Racial, Ethnic and Gender Differences in Physical Activity
AbstractThis study examines racial, ethnic and gender differentials in physical activity. Individuals engage in physical activity during leisure-time and also during in many other activities such as walking to work, home maintenance, shopping and child care. Physical activity also occurs on the job is this is referred to as work physical activity. Prior studies have shown that non-work physical activity has a positive impact on health while work physical activity has a negative impact on health. Many prior studies have relied primarily on leisure-time physical activity, which typically constitutes only about 10% of non-work physical activity and does not capture specific information on the intensity or duration of the activity. This study addresses these limitations by constructing measures of physical activity from the American Time Use Surveys, which are all-inclusive and capture the duration of each activity combined with its intensity based on the Metabolic Equivalent of Task (MET). Non-work physical activity tends to be significantly lower for Blacks, Hispanics, other racial groups than for Whites and lower for males than for females. These adjusted differentials are consistent with racial, ethnic and gender differentials in health. About 25-46% of the differentials in non-work physical activity can be attributed to differences in education, socio-economic status, proxies for time constraints, and locational attributes.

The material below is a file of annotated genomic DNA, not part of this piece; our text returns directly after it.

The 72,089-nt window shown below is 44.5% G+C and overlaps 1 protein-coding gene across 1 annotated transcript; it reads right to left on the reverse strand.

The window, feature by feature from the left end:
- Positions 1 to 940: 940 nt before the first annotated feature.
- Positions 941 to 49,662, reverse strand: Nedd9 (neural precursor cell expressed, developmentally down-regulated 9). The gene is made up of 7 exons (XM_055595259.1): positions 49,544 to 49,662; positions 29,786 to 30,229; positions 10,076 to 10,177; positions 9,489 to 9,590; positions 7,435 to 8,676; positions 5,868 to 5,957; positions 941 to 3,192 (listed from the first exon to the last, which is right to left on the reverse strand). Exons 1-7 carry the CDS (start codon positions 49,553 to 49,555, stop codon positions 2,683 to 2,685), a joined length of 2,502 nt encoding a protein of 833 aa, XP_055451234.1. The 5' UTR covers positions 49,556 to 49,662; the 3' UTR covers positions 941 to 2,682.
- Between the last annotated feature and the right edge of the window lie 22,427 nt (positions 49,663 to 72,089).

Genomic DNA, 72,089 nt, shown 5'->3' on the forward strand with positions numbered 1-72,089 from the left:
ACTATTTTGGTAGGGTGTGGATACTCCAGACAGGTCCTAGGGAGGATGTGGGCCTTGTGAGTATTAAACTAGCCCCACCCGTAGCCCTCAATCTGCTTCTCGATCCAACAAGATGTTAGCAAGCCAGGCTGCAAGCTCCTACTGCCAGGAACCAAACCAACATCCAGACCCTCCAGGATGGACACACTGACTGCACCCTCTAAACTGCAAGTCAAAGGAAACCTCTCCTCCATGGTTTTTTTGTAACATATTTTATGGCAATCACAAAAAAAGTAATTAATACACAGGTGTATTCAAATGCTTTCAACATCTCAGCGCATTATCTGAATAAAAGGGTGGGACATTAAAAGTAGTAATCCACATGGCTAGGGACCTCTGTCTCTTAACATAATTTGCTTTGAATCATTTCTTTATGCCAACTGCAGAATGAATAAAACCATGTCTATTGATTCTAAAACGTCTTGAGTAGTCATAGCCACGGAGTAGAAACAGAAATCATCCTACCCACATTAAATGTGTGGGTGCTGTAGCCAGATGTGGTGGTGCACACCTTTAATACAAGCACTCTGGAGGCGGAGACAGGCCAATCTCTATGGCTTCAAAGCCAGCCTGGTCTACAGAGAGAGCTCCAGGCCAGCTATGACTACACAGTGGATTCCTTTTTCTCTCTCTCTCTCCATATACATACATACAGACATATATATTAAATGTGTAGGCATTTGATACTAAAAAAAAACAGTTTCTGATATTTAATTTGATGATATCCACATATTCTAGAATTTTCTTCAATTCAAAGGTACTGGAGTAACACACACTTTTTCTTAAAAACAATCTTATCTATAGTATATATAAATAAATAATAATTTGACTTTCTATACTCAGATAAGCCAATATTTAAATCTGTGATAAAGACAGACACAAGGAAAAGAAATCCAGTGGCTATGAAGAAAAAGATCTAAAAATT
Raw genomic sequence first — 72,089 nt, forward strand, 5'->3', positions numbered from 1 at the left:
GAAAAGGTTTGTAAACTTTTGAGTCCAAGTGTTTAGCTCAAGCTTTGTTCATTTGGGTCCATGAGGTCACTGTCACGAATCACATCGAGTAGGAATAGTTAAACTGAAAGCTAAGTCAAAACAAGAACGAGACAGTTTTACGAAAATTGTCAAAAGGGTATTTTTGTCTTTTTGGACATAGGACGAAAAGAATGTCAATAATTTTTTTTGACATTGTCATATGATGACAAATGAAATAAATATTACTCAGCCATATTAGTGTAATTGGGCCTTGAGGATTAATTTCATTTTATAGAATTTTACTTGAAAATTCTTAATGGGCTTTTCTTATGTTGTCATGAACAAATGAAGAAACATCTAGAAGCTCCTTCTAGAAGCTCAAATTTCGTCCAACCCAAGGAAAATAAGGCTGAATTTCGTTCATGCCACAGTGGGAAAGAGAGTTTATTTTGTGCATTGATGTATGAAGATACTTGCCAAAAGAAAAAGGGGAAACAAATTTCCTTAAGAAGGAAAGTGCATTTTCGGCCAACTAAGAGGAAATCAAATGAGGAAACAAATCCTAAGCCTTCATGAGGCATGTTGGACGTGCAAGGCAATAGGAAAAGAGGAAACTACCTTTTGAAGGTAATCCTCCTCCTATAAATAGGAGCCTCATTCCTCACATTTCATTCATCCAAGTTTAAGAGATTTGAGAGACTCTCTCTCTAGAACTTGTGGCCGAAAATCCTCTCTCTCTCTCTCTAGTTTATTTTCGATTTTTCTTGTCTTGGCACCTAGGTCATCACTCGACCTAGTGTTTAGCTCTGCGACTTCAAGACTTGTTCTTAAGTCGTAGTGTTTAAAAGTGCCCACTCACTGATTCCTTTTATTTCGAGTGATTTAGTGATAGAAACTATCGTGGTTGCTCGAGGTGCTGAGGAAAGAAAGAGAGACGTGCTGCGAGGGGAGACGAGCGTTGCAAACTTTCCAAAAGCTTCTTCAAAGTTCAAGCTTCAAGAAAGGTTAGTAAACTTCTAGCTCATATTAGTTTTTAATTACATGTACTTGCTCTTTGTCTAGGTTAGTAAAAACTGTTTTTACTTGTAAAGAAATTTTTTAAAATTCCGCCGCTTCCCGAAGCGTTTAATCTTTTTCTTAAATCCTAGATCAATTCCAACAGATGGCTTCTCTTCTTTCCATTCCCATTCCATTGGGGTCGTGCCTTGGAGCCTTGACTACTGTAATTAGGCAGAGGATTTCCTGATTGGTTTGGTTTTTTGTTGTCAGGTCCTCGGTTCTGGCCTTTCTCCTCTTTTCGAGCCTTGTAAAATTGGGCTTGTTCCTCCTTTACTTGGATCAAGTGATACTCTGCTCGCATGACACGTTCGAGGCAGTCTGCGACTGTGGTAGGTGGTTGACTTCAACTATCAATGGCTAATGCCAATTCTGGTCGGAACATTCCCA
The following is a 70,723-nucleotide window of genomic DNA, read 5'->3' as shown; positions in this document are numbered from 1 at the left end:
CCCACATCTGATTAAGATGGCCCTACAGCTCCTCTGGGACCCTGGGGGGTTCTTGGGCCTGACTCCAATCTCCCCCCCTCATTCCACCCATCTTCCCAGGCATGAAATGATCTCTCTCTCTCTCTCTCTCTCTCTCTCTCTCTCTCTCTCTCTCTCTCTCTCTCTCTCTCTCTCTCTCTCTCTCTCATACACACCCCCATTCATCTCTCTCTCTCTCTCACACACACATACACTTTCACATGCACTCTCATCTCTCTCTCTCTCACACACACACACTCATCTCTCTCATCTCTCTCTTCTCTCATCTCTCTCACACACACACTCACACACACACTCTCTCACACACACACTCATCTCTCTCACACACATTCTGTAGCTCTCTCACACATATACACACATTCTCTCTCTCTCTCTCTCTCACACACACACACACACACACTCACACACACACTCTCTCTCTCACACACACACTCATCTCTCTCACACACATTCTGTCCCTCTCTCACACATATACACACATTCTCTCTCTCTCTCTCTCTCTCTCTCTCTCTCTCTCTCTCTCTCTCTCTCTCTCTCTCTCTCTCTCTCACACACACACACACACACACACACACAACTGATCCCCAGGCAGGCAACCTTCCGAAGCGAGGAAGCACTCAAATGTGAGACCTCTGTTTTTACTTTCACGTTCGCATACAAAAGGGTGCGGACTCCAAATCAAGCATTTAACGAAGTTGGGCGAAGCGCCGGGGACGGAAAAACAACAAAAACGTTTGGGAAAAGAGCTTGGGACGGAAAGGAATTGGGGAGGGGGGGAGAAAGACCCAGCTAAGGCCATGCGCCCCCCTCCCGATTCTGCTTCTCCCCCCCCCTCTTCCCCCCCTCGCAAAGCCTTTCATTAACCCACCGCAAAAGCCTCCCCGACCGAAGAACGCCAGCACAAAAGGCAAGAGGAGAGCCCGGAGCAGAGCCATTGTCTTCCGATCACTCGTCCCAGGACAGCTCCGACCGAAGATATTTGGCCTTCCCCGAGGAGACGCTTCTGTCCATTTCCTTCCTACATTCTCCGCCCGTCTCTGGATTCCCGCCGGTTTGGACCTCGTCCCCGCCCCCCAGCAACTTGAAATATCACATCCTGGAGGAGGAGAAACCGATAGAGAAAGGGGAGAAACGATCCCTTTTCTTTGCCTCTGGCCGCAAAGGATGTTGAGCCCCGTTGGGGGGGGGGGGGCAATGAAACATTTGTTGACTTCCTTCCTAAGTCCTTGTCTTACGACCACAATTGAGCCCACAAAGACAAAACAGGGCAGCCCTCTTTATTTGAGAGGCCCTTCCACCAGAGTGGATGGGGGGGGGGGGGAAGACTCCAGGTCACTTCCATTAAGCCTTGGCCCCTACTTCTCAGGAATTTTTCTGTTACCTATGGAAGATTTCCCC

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Bibliographic InfoPaper provided by National Bureau of Economic Research, Inc in its series NBER Working Papers with number 17413.
Date of creation: Sep 2011
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Find related papers by JEL classification:
- I12 - Health, Education, and Welfare - - Health - - - Health Production
This paper has been announced in the following NEP Reports:
- NEP-ALL-2011-09-16 (All new papers)
- NEP-DEM-2011-09-16 (Demographic Economics)
- NEP-HEA-2011-09-16 (Health Economics)
- NEP-LAB-2011-09-16 (Labour Economics)
Please report citation or reference errors to , or , if you are the registered author of the cited work, log in to your RePEc Author Service profile, click on "citations" and make appropriate adjustments.:
- Zhenxiang Zhao & Robert Kaestner, 2009.
"Effects of Urban Sprawl on Obesity,"
NBER Working Papers
15436, National Bureau of Economic Research, Inc.
- Gregory J. Colman & Dhaval M. Dave, 2011. "Exercise, Physical Activity, and Exertion over the Business Cycle," NBER Working Papers 17406, National Bureau of Economic Research, Inc.
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